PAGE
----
Government ignores IT spending recommendations

Despite recommendations to overhaul IT procurement, the government continues to get fleeced by a “cartel” of suppliers, with MPs demanding an independent investigation.

Following a report last year highlighting the serious lack of expertise in IT at senior executive levels, a select committee report has shown that there has been insufficient action to stop haemorrhaging money.

The Public Accounts Committee, headed up by MP Bernard Jenkins, also slammed an oligopoly of IT firms which were reaping the benefits of ineffective project leadership throughout Whitehall departments.

Many failings were condemned, such as a lack of accountability with swiftly changing executive personnel, a deficit of IT-minded staff being trusted with decision making roles, and the widely panned cartel of firms.

All of these factors, and others, have created a situation wherein the government is throwing money away on costly IT projects, getting into locked-in contracts that benefit suppliers, and generally making resource draining mistakes in IT projects.  The costly NHS debacle is just one example where better leadership would have saved more than a few quid.

Rather than dealing with some of the major problems facing Whitehall, it seems there has been collective thumb-twiddling.

Following recommendations in a previous report, a follow-up has concluded that, while there has been a positive reaction, a lack of comprehension about the problems still exists.  This has led to recommendations that independent investigations should be conducted into business practices.

The PASC report claims that more needs to be done to reach the aim of becoming an “intelligent” customer – a feat it has so far managed to do precisely the opposite of – and to bring about major necessary structural change.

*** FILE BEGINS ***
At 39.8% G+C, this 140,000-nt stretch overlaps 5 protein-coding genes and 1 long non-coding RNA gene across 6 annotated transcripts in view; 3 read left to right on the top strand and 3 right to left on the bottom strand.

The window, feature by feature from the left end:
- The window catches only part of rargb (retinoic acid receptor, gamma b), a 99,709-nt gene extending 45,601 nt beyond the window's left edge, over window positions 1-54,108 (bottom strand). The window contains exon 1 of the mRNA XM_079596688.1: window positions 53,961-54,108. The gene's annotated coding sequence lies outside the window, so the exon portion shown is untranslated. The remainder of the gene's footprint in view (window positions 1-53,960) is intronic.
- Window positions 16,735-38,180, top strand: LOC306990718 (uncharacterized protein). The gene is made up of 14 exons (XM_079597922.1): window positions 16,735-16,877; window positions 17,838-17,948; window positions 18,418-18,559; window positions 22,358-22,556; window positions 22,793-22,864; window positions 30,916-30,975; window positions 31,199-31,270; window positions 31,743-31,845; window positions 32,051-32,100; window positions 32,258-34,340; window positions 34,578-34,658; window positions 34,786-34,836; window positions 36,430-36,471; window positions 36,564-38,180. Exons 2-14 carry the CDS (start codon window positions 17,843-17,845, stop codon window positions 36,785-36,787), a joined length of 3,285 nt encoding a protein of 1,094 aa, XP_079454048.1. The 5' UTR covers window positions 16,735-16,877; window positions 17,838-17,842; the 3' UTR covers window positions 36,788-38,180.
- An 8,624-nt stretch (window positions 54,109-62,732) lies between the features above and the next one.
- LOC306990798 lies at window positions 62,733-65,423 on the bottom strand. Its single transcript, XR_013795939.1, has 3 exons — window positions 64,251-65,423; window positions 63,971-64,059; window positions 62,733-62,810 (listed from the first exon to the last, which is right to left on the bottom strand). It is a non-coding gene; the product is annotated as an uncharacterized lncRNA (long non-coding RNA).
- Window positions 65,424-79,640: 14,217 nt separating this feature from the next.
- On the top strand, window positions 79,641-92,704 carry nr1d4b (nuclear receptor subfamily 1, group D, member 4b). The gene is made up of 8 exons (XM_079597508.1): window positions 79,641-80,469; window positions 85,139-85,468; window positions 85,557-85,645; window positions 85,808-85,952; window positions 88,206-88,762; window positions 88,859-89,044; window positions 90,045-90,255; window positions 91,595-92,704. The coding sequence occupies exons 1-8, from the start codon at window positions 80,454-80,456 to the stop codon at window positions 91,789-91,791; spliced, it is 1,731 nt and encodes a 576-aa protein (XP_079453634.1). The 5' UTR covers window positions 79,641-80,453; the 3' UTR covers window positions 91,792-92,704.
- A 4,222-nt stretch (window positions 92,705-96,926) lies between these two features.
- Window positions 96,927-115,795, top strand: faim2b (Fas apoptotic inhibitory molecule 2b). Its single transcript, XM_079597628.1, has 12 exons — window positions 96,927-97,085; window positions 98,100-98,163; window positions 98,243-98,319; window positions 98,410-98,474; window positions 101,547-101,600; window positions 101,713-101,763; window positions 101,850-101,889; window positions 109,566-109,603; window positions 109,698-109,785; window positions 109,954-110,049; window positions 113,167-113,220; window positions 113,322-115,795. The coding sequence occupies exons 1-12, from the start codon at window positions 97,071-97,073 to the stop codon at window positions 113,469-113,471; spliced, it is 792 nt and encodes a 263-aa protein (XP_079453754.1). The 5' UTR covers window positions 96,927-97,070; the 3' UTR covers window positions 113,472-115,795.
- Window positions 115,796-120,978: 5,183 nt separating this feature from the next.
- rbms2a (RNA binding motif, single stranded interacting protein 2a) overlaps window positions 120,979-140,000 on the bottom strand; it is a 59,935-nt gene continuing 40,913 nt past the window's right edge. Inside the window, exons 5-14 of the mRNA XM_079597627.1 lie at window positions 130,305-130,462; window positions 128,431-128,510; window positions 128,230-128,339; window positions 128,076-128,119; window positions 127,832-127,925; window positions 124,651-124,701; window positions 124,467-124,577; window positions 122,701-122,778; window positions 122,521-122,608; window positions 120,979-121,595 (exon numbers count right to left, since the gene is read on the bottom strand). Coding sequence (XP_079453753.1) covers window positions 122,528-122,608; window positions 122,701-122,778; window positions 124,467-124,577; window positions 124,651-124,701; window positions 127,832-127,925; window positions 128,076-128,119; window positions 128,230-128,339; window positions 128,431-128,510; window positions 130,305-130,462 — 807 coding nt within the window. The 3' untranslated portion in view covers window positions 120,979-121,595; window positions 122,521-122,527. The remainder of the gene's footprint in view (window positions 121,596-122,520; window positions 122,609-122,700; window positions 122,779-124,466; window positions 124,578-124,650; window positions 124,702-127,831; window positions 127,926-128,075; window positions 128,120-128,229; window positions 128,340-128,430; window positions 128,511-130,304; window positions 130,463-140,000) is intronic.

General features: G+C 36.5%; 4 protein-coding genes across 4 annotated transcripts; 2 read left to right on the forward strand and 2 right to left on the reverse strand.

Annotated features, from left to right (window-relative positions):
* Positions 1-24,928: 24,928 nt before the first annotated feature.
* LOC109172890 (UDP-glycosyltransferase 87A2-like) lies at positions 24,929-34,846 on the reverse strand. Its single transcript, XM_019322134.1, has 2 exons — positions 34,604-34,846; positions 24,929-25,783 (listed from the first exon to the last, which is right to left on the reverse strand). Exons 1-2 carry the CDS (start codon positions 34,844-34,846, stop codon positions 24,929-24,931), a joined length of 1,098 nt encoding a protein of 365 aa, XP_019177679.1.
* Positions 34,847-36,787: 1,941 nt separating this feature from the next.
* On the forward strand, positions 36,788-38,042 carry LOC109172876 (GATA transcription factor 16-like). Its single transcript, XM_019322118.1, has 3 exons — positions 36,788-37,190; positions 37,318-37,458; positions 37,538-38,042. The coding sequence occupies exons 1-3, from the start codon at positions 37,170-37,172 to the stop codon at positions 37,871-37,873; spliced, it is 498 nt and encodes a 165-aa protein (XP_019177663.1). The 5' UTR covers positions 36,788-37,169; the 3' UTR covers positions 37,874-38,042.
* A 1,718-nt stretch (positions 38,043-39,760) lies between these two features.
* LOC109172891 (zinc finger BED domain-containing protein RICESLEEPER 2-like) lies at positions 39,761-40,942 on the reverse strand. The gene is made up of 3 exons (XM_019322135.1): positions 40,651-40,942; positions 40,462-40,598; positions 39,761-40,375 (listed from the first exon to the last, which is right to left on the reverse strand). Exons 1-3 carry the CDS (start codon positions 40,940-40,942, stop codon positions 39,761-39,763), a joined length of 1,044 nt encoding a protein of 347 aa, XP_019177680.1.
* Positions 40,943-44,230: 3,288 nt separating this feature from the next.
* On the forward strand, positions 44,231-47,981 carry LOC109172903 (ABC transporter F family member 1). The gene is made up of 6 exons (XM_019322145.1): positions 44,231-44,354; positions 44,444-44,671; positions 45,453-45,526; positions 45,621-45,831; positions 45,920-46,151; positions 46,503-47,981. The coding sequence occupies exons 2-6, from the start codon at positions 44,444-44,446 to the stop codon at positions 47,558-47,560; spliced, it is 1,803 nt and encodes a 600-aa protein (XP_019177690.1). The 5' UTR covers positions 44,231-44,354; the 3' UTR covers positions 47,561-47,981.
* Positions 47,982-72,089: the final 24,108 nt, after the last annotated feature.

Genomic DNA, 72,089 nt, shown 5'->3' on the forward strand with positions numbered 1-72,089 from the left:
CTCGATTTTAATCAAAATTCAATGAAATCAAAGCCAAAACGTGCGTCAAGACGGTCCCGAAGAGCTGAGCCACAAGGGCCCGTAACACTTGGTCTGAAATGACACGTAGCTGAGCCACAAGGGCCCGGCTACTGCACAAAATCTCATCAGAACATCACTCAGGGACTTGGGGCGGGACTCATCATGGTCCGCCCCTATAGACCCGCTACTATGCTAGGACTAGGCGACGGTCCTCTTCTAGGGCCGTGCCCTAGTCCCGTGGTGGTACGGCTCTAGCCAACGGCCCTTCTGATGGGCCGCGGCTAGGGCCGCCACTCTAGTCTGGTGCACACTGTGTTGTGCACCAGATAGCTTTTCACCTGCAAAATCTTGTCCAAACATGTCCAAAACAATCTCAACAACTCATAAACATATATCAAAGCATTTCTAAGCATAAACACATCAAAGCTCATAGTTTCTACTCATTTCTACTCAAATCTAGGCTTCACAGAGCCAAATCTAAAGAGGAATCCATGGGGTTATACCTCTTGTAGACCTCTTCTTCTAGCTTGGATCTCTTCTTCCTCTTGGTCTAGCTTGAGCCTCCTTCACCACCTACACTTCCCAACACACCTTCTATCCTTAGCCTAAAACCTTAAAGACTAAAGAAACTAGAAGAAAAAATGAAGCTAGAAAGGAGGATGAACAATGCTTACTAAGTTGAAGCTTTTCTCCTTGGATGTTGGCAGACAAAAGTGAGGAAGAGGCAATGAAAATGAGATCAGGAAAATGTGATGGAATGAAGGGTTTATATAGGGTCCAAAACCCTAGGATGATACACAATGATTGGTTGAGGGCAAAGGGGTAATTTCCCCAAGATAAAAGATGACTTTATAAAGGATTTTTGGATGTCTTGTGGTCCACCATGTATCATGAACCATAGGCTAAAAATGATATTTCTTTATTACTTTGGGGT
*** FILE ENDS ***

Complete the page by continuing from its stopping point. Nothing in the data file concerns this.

The report concluded that nothing had been done to disrupt the money-hungry band of IT suppliers that dominate spending, one of the principle allegations aimed at Whitehall. In order to deal with this the select committee is demanding more accurate cost benchmarks to avoid more money falling from its pockets.

A government approach to using legacy systems was labelled inadequate in the report along with an attack on the lack of risk-registering.

The Cabinet Office’s commitment to bring about necessary changes was also roundly panned, with the report claiming money-saving aims had essentially been thrown out of the window.

Concerns over the ability to address mounting calls for an ‘agile’ approach to IT were also voiced with little power given to those in support of more flexible procurement methods.

PASC chair Bernard Jenkins claimed that to avoid careering into more and more IT catastrophes it is necessary to bring in IT executives and buyers from commercial firms to plug gaps in expertise.

If this is to work it could reduce some of the mammoth bills that the government has been happy to pay to consultants in the past.

David Chan, a public sector IT procurement expert at  City University, believes that a lack of reaction from the government was always likely despite the previous PASC report.

“It is disappointing but it’s not a big surprise,” he told TechEye.  “However the government is caught between a rock and a hard place with legacy systems.”

Chan believes that, despite calls for an independent investigation into IT deals strategies, it is more important that there is greater clarity over the way deals are conducted: “The main problem at the moment is that we don’t have enough information about contractors, the length of contacts and so on. An independent review may actually delay the process.

“We need to see an end to customer confidentiality being used as a reason to not publish contract information.”

Chan says that transparency, in the end, would overhaul the system. If there is enough transparency, he says, we’d see some of the mistakes that are being made corrected over time. “A move to inform the length of contracts and allow for changes at shorter periods would be a benefit of greater transparency,” Chan said.

“We need to go forward with transparency and stop hiding behind confidentiality in the future.”